Transrapid has'chance' in China

16th January 2004, Comments 0 comments

16 January 2004, BERLIN - Chancellor Gerhard Schroeder said Friday he still believes there are chances for the German magnetic levitation train Transrapid project in China despite reports to the contrary in the Beijing press. In comments aired on the first German TV network ARD morning programme, Schroeder said he believed "that the train which functions well...will have its chances" in China. But he conceded he had not been able to study the Chinese press reports that the Beijing government had decided ag

16 January 2004

BERLIN - Chancellor Gerhard Schroeder said Friday he still believes there are chances for the German magnetic levitation train Transrapid project in China despite reports to the contrary in the Beijing press.

In comments aired on the first German TV network ARD morning programme, Schroeder said he believed "that the train which functions well...will have its chances" in China.

But he conceded he had not been able to study the Chinese press reports that the Beijing government had decided against maglev technology for the 1,300-kilometre Beijing-Shanghai route.

Schroeder's remarks were recorded Thursday evening, the same day that both the Transrapid consortium and the German Transportation Ministry denied the reports.

The Jinghua Times reported that conventional, rather than the German-developed maglev technology, would be used for the Beijing- Shanghai link.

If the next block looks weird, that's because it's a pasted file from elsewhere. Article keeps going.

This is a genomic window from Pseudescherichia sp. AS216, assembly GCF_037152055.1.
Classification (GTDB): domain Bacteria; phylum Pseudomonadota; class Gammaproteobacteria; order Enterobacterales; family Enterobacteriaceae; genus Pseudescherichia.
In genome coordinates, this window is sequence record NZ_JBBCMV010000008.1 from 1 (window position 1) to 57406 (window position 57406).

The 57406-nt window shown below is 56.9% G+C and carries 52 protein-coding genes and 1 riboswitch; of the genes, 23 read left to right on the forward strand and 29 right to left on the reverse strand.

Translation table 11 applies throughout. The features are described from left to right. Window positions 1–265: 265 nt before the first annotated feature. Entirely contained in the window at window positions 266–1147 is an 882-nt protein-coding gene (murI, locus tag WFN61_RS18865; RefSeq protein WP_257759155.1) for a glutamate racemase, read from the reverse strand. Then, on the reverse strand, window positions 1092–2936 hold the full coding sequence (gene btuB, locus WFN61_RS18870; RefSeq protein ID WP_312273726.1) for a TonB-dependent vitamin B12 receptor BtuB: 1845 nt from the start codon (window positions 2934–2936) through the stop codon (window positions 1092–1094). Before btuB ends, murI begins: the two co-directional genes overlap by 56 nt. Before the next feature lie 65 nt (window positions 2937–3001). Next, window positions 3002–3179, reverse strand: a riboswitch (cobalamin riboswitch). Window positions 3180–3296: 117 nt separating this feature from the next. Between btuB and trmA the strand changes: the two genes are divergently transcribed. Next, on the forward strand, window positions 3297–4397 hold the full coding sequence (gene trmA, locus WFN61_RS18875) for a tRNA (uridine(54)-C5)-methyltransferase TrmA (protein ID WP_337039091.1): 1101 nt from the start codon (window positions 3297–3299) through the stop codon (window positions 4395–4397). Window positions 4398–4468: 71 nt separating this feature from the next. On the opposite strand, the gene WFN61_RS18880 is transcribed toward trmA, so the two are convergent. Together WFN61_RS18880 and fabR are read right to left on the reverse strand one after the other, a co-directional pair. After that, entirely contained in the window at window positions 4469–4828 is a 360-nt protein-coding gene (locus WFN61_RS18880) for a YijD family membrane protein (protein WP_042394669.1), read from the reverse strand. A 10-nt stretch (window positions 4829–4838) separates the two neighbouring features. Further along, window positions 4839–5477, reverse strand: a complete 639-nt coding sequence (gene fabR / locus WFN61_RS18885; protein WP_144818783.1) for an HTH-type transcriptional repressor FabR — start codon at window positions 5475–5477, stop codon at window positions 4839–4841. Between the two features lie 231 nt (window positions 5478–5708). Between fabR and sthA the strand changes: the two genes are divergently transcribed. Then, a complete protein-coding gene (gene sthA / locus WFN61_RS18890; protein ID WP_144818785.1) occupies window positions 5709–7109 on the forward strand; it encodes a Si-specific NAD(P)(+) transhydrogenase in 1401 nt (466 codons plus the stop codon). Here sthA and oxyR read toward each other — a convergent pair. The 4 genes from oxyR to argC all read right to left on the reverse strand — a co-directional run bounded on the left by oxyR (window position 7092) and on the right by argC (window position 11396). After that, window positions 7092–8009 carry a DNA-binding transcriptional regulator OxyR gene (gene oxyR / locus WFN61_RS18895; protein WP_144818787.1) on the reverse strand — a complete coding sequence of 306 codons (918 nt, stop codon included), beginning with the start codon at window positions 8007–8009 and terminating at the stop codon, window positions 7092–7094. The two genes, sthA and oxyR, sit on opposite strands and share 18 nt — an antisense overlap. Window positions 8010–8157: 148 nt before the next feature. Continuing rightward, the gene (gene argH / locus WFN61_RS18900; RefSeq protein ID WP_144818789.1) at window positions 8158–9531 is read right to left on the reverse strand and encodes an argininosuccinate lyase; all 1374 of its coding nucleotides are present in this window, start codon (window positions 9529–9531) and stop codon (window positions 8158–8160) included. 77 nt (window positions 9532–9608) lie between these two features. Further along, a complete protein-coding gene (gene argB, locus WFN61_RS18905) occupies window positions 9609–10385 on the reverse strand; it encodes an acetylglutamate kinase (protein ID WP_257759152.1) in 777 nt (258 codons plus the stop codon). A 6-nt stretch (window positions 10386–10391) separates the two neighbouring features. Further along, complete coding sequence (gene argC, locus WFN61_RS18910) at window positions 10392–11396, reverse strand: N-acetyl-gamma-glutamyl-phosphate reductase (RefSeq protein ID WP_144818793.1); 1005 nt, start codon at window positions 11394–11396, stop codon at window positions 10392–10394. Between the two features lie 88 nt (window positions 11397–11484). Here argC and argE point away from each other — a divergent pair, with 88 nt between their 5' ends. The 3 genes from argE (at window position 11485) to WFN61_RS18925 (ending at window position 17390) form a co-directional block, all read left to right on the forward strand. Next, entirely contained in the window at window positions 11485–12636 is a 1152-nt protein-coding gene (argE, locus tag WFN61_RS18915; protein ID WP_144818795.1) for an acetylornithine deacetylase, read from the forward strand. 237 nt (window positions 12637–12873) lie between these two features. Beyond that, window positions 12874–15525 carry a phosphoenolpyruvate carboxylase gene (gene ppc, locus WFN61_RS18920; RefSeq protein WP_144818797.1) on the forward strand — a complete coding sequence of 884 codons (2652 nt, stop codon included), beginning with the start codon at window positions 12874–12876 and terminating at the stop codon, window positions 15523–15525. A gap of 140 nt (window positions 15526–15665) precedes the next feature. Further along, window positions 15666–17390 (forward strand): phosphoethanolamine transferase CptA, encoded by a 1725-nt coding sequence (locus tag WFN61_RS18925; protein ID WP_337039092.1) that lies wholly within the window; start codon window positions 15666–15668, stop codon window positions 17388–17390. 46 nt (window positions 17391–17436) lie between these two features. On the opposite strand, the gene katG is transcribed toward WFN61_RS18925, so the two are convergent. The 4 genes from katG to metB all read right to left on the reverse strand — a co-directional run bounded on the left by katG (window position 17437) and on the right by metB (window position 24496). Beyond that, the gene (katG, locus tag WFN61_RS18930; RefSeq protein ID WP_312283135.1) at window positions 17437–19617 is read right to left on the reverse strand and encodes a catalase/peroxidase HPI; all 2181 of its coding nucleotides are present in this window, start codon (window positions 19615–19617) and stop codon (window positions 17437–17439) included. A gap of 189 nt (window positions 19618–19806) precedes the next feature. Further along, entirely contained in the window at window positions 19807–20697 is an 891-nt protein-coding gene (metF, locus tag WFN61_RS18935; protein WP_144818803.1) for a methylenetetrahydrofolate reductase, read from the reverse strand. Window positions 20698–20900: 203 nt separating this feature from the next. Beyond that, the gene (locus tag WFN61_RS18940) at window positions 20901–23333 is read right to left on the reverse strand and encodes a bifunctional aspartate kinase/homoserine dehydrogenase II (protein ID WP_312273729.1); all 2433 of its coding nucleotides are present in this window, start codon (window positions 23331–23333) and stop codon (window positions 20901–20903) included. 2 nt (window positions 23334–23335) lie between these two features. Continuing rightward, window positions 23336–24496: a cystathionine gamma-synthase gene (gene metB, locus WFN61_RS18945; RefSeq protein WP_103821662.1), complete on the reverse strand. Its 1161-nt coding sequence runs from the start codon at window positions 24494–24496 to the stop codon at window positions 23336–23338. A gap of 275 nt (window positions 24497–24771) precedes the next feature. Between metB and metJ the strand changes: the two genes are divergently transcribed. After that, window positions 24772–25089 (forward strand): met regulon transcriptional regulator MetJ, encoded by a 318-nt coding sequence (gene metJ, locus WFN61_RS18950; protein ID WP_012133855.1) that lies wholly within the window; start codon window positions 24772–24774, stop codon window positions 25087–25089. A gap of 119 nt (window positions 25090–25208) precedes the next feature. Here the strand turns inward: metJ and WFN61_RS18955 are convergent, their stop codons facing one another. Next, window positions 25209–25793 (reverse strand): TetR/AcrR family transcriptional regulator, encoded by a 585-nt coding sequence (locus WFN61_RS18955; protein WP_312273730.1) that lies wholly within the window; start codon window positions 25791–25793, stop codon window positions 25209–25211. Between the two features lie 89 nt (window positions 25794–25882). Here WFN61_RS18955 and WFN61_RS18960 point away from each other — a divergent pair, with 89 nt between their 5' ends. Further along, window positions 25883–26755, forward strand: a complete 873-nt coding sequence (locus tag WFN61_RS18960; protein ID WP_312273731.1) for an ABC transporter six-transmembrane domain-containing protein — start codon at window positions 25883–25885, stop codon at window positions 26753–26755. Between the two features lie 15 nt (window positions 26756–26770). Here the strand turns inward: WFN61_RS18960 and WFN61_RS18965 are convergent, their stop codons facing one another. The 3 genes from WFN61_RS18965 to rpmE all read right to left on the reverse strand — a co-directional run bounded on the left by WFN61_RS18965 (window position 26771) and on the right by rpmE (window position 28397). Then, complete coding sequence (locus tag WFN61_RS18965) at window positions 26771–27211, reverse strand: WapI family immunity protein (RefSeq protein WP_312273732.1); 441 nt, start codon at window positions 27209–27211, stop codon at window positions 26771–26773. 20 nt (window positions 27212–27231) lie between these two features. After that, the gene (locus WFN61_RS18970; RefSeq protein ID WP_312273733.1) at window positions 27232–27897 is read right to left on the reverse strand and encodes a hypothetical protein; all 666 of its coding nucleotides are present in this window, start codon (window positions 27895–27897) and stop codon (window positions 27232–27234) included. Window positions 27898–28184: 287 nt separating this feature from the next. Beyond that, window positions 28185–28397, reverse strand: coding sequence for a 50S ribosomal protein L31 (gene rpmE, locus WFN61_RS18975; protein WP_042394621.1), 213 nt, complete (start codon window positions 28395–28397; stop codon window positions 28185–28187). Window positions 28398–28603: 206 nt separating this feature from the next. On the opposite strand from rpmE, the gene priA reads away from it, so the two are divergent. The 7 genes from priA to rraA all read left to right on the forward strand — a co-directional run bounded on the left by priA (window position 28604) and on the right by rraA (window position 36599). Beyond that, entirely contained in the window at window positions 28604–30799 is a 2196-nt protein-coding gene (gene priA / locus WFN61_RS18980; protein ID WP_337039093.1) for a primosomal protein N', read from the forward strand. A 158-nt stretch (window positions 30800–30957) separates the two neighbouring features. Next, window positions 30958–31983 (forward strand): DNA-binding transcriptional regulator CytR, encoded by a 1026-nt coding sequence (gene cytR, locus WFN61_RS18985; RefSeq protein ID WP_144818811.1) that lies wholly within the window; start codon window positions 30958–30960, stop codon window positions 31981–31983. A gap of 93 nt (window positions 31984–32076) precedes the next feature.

The paper said that Premier Wen Jiabao chaired a meeting on 7 January on the long-term development of the rail network and that the State Council accepted experts' suggestions that conventional technology was more suitable than maglev for the link.

The world's first commercial maglev line, a 30-kilometre link to Shanghai's main airport, formally opened to passengers last month. The USD one billion (EUR 1.25 billion)project used a system from Transrapid, which is led by Siemens and Thyssen-Krupp.

Meanwhile, a leading railway technology researcher on Friday said most Chinese experts do not favour the use of magnetic levitation technology for a planned high-speed link between Beijing and Shanghai.

"Most of the experts consider it is rational to stick to conventional railway technology (for the Beijing-Shanghai line)," Wang Derong, vice director of the China Transport Association, told Deutsche Presse-Agentur dpa.

A maglev line would be too expensive and hard to integrate with conventional lines, said Wang, a retired railway engineer who has researched technology for the proposed Beijing-Shanghai line for the past 10 years.

A conventional line would cost only about half as much as a maglev one, he said.

A railway ministry official was quoted late last year as saying Japanese Shinkansen technology was "90 percent certain" to be used for the Beijing-Shanghai line.

 



DPA
Subject: German news

 

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